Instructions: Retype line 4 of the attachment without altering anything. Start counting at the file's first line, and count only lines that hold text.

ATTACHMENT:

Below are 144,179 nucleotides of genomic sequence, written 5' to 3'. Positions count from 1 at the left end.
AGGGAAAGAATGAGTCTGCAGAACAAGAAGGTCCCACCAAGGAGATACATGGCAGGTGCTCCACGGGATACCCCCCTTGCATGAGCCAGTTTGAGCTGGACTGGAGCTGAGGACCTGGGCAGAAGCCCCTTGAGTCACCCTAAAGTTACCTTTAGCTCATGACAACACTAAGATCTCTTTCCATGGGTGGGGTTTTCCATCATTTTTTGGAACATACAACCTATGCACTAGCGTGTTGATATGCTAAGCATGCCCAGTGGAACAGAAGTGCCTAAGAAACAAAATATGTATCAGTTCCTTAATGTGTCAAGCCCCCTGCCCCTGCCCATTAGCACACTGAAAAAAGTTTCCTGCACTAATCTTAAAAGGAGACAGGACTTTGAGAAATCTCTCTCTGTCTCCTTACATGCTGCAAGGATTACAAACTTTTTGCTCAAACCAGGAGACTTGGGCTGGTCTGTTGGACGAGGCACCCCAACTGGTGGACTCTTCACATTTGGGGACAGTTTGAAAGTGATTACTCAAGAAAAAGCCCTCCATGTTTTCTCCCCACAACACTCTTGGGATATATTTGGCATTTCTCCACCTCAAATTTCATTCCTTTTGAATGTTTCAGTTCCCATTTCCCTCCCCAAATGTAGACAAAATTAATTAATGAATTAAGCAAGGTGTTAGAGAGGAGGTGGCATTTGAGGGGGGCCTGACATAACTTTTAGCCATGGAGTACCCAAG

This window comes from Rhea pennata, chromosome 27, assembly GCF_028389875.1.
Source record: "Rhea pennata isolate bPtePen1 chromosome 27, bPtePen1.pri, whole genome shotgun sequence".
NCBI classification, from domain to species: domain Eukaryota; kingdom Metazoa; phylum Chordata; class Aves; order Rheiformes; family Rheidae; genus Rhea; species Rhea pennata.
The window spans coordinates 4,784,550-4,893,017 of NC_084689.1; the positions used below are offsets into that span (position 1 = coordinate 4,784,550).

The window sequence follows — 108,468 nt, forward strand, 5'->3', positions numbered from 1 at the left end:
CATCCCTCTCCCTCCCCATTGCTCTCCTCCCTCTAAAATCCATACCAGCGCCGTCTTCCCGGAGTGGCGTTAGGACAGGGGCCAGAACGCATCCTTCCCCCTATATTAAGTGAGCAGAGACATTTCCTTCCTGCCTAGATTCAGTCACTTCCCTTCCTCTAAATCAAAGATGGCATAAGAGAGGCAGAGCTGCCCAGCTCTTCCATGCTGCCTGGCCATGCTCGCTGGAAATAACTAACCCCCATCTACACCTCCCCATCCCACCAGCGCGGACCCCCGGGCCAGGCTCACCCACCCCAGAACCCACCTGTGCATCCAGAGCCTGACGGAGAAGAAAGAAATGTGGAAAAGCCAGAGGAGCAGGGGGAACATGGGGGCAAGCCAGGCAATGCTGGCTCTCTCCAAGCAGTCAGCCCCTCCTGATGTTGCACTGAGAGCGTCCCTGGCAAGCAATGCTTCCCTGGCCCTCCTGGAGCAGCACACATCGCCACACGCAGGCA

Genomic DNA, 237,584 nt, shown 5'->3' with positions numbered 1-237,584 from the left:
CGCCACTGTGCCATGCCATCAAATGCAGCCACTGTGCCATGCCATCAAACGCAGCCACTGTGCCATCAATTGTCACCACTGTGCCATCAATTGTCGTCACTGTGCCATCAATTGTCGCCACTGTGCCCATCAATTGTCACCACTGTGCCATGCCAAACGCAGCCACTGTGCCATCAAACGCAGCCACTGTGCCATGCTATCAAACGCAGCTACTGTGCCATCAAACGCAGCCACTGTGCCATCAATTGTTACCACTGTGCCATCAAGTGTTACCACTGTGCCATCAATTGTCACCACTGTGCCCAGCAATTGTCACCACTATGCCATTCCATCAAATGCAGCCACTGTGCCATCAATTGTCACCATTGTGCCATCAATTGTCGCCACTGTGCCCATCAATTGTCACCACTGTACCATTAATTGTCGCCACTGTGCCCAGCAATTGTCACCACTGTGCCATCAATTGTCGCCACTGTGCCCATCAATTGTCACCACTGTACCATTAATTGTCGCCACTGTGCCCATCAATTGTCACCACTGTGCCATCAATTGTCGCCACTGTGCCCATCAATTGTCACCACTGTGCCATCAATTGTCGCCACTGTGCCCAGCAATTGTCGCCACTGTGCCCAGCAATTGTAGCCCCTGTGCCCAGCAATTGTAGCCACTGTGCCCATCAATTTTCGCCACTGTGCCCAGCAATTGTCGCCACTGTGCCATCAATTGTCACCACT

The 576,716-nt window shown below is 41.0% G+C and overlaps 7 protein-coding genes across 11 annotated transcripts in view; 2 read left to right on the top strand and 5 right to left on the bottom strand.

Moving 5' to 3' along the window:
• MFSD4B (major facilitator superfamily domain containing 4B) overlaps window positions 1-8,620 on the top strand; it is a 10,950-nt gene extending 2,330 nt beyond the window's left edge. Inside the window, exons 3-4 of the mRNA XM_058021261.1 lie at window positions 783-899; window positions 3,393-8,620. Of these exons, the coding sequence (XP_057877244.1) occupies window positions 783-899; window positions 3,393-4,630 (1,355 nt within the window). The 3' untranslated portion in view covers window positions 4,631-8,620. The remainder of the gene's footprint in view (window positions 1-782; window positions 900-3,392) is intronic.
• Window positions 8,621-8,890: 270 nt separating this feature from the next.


Source record: "Rhea pennata isolate bPtePen1 chromosome 27, bPtePen1.pri, whole genome shotgun sequence".